Sunday, May 29, 2016

Tomoe Gozen

Jessica Amanda Salmonson is our Guest of Honor at this year's Diversicon 24, July 29-31. Right now I am re-reading her first novel, Tomoe Gozen, for the first time since I read it the year of its publication in 1981. It tells the story of Tomoe Gozen, a female samurai who is mentioned in the Tale of the Heike, the epic poem of the struggle between the Taira and Minamoto clans in 12th Century Japan.

This may have been the first novel I read that had openly LGBTQ characters, but at any rate it was definitely the first novel (for me) that did not make a "big deal" out of same sex attraction. This was just a few short years before I came out. My first reading of Tomoe Gozen was at roughly the same time that I was reading Death's Master and Night's Master by Tanith Lee, as well as Runequest 2nd edition.

The early 1980s was a good time for fantasy.

I'm about two thirds of the way through Tomoe Gozen, the first novel of a trilogy about the character. The novel has held up very well in the 35 years since its original publication. One of the things that is very striking upon re-reading it is how much the novel also touches on the hero's sense of her own madness/sanity as she has terrible and wonderful experiences across the landscape of fantastic medieval Japan.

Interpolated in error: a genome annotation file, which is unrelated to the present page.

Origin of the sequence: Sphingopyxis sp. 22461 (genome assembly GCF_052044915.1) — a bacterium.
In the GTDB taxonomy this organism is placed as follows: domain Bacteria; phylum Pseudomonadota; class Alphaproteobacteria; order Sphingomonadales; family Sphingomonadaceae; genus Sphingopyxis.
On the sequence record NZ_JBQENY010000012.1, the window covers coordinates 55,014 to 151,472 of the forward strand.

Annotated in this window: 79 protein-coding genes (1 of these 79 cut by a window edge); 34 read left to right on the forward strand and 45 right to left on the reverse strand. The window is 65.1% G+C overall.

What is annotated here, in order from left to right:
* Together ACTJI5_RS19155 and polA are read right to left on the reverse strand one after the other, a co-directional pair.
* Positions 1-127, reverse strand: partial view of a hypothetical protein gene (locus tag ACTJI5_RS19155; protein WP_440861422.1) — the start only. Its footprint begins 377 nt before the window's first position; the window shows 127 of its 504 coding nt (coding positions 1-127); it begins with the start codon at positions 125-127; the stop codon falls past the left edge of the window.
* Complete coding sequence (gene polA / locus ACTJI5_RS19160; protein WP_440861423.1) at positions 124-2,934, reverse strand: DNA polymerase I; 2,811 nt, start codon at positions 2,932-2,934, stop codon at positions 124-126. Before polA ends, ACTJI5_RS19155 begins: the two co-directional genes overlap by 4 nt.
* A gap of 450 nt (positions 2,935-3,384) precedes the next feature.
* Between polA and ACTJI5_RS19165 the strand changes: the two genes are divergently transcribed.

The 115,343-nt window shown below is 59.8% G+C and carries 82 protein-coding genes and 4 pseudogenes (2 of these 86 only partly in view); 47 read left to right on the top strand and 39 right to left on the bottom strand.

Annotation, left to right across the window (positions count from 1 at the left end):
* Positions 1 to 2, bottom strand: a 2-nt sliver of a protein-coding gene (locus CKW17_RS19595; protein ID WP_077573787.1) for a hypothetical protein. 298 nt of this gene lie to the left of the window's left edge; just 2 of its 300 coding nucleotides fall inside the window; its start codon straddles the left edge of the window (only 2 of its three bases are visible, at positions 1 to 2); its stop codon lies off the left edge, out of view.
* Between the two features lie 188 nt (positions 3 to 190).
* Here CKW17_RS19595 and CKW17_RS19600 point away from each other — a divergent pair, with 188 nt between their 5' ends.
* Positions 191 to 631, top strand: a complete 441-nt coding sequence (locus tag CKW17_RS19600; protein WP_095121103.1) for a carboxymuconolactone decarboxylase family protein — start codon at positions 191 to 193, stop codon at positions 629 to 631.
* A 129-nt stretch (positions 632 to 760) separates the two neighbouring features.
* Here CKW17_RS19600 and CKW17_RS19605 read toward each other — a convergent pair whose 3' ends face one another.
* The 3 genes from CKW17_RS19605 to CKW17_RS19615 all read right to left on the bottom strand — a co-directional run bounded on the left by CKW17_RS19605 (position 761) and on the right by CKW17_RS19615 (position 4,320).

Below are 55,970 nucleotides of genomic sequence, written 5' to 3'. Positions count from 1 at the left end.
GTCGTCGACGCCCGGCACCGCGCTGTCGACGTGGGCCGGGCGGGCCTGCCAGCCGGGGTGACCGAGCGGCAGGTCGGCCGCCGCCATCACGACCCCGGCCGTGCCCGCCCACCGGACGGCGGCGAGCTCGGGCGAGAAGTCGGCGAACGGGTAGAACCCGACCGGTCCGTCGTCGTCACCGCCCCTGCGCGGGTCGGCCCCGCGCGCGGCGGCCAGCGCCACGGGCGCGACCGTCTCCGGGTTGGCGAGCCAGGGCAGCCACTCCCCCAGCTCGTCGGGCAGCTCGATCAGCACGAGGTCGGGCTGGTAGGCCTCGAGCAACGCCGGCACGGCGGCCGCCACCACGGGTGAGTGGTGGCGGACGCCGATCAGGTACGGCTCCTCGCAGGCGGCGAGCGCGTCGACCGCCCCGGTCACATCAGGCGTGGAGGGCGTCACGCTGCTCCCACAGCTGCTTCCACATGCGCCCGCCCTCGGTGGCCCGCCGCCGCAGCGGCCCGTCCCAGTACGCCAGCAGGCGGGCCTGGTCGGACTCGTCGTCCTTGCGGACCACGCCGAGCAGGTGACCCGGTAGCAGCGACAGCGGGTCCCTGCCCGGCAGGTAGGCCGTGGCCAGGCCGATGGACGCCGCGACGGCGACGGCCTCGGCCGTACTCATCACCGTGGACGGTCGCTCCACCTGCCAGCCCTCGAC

After I finish Tomoe Gozen, I am going to read for the first time Salmonson's novel set in fantastic China, Ou Lu Khen and the Beautiful Madwoman (1985). My goal is to complete reading that novel before the Second Foundation reading group meeting on June 12, 2-4 PM at Parkway Pizza in South Minneapolis. Our topic will be the works of Jessica Amanda Salmonson - advance reading for the convention.

My itinerary after the reading group meeting will be to complete Tomoe Gozen trilogy, re-read The Swordswoman (Jessica's only ostensibly SFnal novel), and then read Anthony Shriek (her horror novel). I'll also be preparing a Ryuutama game for the convention, taking at least a little inspiration from her novels.